Sentencing was set for September 1, 1983. George made no attempt to withdraw his guilty plea and sentencing proceeded. Defense counsel Nixon admitted that no entrapment defense existed and instead stressed that the district court consider George's totally unsophisticated behavior. Moreover, Nixon asked the district court to give George probation because, since George pleaded guilty to a drug offense, he was subject to deportation and would have no defense if a deportation proceeding was in fact brought against him. George, speaking on his own behalf, asked the district court to give him "a second chance to prove [his] worth to society," in return "promis [ing] in [his] entire life, no matter where it is, [he] will always uphold the true virtues and perfections." Finally, immediately prior to imposing sentence, the district court reminded the parties that by virtue of statutory dictate, it was unable to issue a recommendation that George not be deported. George was then sentenced to concurrent terms of four years' probation on the two counts to which he pled guilty, even though the government recommended incarceration. No appeal was taken.
Following his drug offense conviction and pursuant to 8 U.S.C. § 1251(a) (11), the INS initiated deportation proceedings against George.2 He resisted deportation by arguing to the immigration judge that he was a victim of entrapment and that his guilty plea was coerced. Yet at sentencing George did not contradict his counsel's statement that the entrapment defense was unavailable or his own admission at the plea hearing and in the plea agreement that he had committed the offenses charged and had not been induced by the government to plead guilty. The sentencing judge agreed that George's counsel's assessment of no entrapment defense was realistic. George also asked the immigration judge that he be considered for discretionary treatment under 8 U.S.C. § 1182(c), which grants discretion to the Attorney General to waive his authority to deport a resident alien convicted of drug offenses provided the alien has accumulated "a lawful unrelinquished domicile of seven consecutive years" in the United States.3 The immigration judge, in an order dated March 21, 1984, declined to entertain the entrapment claim and determined that since George's lawful resident alien status commenced on August 12, 1977, he had not accumulated seven years of lawful domicile and consequently was ineligible for discretionary consideration under Section 1182(c). Accordingly, the immigration judge found George deportable on March 21, 1984.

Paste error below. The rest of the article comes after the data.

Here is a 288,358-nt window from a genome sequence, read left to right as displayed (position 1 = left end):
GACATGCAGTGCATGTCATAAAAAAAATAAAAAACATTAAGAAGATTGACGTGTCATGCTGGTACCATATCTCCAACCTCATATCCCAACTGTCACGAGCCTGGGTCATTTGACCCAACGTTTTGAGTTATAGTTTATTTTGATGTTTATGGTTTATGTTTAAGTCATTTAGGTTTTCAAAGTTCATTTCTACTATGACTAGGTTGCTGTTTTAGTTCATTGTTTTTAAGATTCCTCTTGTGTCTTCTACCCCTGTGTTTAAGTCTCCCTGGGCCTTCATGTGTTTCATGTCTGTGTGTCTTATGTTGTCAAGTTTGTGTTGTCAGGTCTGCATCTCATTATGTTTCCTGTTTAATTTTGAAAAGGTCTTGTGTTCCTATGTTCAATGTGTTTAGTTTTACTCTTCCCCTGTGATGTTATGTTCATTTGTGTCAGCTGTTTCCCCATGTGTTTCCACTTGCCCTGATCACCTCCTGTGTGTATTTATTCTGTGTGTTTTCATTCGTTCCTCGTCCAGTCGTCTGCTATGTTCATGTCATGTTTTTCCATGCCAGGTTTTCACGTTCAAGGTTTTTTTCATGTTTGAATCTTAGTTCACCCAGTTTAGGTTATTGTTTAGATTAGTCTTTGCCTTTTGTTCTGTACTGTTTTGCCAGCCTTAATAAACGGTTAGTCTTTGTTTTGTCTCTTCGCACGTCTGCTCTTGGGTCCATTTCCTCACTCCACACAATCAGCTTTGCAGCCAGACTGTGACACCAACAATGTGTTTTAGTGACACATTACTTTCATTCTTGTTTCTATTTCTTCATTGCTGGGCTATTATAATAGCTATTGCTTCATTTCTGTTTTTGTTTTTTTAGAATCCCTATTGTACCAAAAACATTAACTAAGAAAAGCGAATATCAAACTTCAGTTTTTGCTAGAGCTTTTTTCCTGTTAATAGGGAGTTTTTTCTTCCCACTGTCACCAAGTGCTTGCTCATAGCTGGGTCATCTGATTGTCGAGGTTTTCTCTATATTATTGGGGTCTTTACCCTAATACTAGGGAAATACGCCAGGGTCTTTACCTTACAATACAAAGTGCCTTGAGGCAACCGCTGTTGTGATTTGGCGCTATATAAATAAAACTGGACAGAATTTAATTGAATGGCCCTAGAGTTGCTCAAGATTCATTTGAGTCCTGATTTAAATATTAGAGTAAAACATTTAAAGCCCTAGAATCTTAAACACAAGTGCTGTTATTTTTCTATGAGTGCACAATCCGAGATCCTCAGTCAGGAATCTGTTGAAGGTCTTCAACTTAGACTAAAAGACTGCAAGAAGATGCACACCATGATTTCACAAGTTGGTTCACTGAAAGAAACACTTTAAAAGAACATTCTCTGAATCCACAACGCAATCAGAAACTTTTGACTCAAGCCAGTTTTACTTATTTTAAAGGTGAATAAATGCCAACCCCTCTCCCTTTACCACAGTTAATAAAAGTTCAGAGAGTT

George appealed to the Board of Immigration Appeals ("BIA"). On August 1, 1984, the BIA affirmed the decision of the immigration judge--eleven days short of George's seventh-year anniversary as a lawful domiciliary of the United States and arguably eligible for discretionary consideration under Section 1182(c). On August 15, 1984, four days after George had accumulated seven years' domicile, he moved the BIA to reopen his proceedings and consider his request for discretionary treatment under Section 1182(c). The BIA refused, holding that its order of August 1, 1984 was final and thus terminated George's tenure as a "lawful" resident alien. Consequently, George remained eleven days short of the requisite seven-year status. In Variamparambil this Court affirmed the decision of the BIA, holding that the date on which the BIA affirms an immigration judge's finding that an alien was convicted of an offense and is deportable ends that alien's status as a "lawful" resident.